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Photo © Benjamin Benschneider Photography
The atrium features a reclaimed wood-clad "treehouse," skylights, and a rock garden.


Esprit de Corps

ZGF Architects
Seattle, Washington

Esprit de Corps: Clad in reclaimed wood, a "treehouse" anchors a daylight-filled atrium at the heart of ZGF's gleaming U.S. Army Corps of Engineers Seattle headquarters.

BY James S. Russell
June 2014
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The Duwamish River flows next to the Seattle headquarters of the U.S. Army Corps of Engineers, in an industrial area south of downtown. Although the Corps is responsible for maintaining the nation's navigable waters, the river was essentially invisible to them since they shared a windowless warren of offices with other federal agencies in a former Ford Motor plant.

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All that changed about a year and a half ago when the Corps moved next door to a new 209,000-square-foot building with the ungainly official name of Federal Center South Building 1202. Designed by the Seattle office of ZGF Architects, it opens to generous views of the river and takes natural waterways as a theme. Visitors quickly become aware of the building's proximity to the Duwamish, since the entry lobby leads to a wide hallway culminating in the river view.

The General Services Administration (GSA) was able to proceed with the $74 million project quickly in 2010 thanks to American Recovery and Reinvestment Act funds and a design-build arrangement with Sellen Construction. As part of its Design Excellence program, the GSA set an energy-use intensity (EUI) goal of 27.6 Kbtu/sf per year compared to a regional average of 106. The agency made this ambitious target part of the design-build contract, requiring that the building achieve this EUI in the first year of operation.

After winning a competition for the project in early 2010, a brief 18-week design process by ZGF refined key elements of the LEED Platinum-aspiring project. Clad in stainless-steel shingles that were custom developed to install smoothly along the sinuous facade, the three-story office building curves in an oxbow around a central, wood-clad "treehouse," wrapped by a skylighted atrium. The treehouse is used for meetings and informal gatherings and includes a library presided over by a stuffed moose's head. Stairs and bridges that cross the atrium orchestrate movement and light and shadow.

The removal of a 1,000-foot-long warehouse on the property and remediation of localized areas within its footprint made room for the installation of lawns, meadows, rain gardens, and bio-retention ponds that filter and absorb all of the 4.6-acre site's runoff. "Essentially, everything had been paved," says Rick Thomas, GSA's project manager. A sunken bio-retention pond at the entrance does double duty as a security measure, with the ability to foil the approach of a bomb-carrying vehicle. Unfortunately, the security regime includes a chain-link fence along the water side of the building, preventing river access as well as impeding the construction of a riverside wetland, just the kind of green infrastructure tactic that is entering the Corps' flood-control arsenal.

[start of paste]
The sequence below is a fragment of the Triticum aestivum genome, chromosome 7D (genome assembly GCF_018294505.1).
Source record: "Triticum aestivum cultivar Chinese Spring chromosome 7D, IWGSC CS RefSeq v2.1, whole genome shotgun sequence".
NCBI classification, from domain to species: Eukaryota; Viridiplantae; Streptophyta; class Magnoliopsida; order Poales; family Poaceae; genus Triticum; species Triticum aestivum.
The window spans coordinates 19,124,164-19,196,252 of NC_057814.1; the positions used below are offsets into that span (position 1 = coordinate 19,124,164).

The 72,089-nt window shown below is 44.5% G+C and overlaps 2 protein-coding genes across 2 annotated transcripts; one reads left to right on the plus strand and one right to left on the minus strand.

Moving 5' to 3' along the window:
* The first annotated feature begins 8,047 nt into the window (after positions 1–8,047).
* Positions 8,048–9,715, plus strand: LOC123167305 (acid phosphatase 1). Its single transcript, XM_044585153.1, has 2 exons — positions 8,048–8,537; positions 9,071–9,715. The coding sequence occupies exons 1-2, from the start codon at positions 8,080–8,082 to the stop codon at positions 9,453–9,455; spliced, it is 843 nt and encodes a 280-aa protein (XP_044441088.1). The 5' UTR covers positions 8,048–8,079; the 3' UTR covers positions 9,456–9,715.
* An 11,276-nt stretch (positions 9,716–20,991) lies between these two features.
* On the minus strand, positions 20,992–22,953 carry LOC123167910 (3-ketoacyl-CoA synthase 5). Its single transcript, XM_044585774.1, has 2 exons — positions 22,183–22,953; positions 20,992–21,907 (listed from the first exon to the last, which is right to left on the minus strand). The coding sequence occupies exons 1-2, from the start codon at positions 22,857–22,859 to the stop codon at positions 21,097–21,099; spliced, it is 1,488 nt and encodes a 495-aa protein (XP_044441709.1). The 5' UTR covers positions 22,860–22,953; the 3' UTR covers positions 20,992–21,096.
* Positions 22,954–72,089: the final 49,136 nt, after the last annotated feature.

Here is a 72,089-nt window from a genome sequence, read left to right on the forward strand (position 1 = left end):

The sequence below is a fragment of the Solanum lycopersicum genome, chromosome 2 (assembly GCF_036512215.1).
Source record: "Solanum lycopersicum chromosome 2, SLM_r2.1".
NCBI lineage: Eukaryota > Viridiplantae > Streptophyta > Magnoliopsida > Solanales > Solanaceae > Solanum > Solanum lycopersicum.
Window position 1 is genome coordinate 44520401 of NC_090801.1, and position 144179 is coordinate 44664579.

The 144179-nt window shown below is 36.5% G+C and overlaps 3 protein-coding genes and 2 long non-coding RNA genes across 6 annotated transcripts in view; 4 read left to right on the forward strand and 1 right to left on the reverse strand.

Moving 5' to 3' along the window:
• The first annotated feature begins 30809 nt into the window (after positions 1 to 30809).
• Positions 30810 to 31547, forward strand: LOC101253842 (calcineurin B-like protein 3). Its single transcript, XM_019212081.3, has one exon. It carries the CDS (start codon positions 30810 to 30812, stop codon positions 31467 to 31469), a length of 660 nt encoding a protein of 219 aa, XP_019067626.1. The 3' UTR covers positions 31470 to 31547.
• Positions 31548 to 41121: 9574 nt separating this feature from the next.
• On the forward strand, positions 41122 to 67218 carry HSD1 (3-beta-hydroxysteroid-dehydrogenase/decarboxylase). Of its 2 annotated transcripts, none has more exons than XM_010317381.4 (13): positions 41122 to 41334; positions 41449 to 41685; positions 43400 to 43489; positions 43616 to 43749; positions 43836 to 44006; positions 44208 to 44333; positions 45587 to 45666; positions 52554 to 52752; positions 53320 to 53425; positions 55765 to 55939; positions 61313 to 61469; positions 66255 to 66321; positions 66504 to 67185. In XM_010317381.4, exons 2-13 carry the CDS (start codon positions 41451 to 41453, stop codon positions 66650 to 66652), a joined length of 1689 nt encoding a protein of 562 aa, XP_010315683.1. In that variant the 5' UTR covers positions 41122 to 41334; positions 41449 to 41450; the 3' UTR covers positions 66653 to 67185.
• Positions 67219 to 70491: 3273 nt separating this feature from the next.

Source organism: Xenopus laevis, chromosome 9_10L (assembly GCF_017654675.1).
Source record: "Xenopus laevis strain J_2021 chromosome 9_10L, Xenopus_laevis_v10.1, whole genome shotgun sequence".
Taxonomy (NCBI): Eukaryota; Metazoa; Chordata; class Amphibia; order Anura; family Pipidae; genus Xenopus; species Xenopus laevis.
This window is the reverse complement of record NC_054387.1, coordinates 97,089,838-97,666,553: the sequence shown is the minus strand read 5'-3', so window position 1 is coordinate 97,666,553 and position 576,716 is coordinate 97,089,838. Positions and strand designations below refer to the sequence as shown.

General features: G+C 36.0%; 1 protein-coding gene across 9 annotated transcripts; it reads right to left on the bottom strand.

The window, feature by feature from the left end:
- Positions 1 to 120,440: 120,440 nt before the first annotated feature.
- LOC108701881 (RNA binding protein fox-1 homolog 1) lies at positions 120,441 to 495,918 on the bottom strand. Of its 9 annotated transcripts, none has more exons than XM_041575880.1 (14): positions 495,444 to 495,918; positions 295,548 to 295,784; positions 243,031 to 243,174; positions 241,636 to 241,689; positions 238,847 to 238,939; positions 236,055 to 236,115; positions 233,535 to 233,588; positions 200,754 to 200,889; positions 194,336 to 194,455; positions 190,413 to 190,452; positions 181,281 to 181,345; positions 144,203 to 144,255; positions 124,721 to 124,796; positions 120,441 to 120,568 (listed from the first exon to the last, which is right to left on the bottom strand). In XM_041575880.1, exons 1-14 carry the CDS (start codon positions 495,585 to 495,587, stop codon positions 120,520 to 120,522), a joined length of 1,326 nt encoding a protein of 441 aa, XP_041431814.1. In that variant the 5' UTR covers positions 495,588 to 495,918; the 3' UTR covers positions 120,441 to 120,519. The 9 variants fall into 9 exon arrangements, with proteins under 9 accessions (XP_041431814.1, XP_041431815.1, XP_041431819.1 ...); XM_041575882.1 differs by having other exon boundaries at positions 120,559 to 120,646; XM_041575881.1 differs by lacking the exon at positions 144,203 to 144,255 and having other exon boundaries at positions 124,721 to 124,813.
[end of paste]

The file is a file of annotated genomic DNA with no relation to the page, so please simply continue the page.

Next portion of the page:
Massive timbers salvaged from the warehouse support the treehouse, which is clad in reclaimed-wood sheathing. Paint was stripped from 300,000 square feet of timber, which was then further prepared for reuse. Steel plates incised into the hefty structural wood columns bolt into steel beams to form an earthquake-resistant composite structure.

The alluring atrium—with a rock garden that evokes the natural stream environments that the Army Corps increasingly restores to maintain the nation's navigable waters—enables serendipitous encounters. This common space also encourages people to use the open stairs, which advances fitness goals and reduces the need for elevators. (The building only has two elevators, and those are used less than expected.)

The skylights over the treehouse drench the atrium in natural light and help illuminate adjacent office areas. That daylight augments sunlight pouring into the offices from large exterior windows. Even in gray Seattle, solar protection increases efficiency, and tactics include exterior vertical and horizontal fins, tinted glazing, and internal roller blinds. The number of horizontal fins used depends on orientation, and some atrium-facing offices were retrofitted with manual roller blinds to remedy glare and hot spots. Automatically dimming fluorescent fixtures enhance the daylighting scheme.

Finned radiant panels deliver cooling to the mostly open-plan offices using water chilled primarily by geothermal loops integrated in the foundation's piles. The office spaces also depend on heat-recovery for tempering ventilation air, which is supplied at low velocity through floor vents. A thermal storage system using a phase-change material balances heating and cooling loads when needed. In addition to ensuring occupants' thermal comfort, these strategies helped the project team keep the exposed steel-deck ceilings free of ductwork, lending the office spaces an open and airy feel. The treehouse uses independent variable air volume (VAV) air-handling, a system that is more responsive to the varied loads of meeting rooms.

Although the several modes of heating and cooling "were hard to get to talk to each other," according to Thomas, the building, completed in 2012, is performing better than modeled, at an EUI of 25.7. Hitting that number meant getting users on board to reduce plug loads, including discouraging the use of personal coffee makers, microwaves, and portable heaters.

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